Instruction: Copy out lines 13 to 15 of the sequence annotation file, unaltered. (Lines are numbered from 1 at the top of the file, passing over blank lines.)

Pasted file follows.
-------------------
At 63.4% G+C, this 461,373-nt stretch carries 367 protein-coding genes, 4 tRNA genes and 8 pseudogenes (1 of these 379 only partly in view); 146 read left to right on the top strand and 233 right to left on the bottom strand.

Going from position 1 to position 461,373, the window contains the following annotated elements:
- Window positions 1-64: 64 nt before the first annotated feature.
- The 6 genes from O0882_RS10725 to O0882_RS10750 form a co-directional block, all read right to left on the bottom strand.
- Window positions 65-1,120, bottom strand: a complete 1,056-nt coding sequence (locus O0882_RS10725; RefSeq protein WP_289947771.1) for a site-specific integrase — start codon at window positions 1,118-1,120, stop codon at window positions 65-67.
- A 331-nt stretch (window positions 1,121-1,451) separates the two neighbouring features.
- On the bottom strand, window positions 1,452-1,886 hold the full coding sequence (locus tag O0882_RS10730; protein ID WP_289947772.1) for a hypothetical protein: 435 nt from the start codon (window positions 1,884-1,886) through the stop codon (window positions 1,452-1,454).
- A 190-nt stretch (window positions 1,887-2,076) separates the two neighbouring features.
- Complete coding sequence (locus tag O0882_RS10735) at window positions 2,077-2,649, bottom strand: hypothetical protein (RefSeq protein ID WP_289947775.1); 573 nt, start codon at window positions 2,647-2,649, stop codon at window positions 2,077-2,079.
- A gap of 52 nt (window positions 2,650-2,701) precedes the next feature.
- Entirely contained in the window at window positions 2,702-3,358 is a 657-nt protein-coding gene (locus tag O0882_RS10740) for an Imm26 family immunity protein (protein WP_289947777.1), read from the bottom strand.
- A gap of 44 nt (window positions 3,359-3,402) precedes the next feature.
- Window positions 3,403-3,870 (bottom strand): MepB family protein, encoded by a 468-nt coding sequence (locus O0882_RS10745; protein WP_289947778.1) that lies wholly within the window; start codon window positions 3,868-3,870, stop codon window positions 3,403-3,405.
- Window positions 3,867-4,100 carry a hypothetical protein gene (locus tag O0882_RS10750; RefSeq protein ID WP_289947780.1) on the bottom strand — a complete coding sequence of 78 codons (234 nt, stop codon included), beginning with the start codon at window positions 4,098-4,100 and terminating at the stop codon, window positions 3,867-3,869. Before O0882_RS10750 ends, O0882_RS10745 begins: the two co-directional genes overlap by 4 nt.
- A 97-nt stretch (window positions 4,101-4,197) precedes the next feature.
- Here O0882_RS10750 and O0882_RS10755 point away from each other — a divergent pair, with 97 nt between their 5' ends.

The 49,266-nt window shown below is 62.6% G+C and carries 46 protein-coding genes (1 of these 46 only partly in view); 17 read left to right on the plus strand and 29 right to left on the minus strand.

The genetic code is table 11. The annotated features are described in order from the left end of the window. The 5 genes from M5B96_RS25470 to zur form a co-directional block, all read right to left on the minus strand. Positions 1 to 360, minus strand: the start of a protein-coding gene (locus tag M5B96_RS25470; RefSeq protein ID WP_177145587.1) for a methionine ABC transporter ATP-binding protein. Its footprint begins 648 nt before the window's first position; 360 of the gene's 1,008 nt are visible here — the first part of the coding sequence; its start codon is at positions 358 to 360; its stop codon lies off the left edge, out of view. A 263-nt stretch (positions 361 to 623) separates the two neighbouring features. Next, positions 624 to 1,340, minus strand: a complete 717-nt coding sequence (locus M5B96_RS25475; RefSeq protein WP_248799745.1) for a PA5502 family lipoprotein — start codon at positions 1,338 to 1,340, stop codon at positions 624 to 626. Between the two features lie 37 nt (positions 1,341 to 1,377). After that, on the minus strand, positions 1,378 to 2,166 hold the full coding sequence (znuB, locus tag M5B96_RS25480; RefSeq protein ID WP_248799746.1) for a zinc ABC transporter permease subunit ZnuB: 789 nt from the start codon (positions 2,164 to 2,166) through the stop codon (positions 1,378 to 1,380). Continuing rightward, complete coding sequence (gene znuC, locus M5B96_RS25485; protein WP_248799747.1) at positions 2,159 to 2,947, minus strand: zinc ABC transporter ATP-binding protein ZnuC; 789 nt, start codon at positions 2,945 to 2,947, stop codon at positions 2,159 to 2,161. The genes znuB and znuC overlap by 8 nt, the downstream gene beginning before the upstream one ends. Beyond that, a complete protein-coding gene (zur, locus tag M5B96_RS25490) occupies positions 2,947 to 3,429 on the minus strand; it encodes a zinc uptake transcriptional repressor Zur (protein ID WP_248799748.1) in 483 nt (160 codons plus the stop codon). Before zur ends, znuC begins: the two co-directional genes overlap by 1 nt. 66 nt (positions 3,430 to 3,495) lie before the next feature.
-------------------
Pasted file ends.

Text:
- Window positions 3,403-3,870 (bottom strand): MepB family protein, encoded by a 468-nt coding sequence (locus O0882_RS10745; protein WP_289947778.1) that lies wholly within the window; start codon window positions 3,868-3,870, stop codon window positions 3,403-3,405.
- Window positions 3,867-4,100 carry a hypothetical protein gene (locus tag O0882_RS10750; RefSeq protein ID WP_289947780.1) on the bottom strand — a complete coding sequence of 78 codons (234 nt, stop codon included), beginning with the start codon at window positions 4,098-4,100 and terminating at the stop codon, window positions 3,867-3,869. Before O0882_RS10750 ends, O0882_RS10745 begins: the two co-directional genes overlap by 4 nt.
- A 97-nt stretch (window positions 4,101-4,197) precedes the next feature.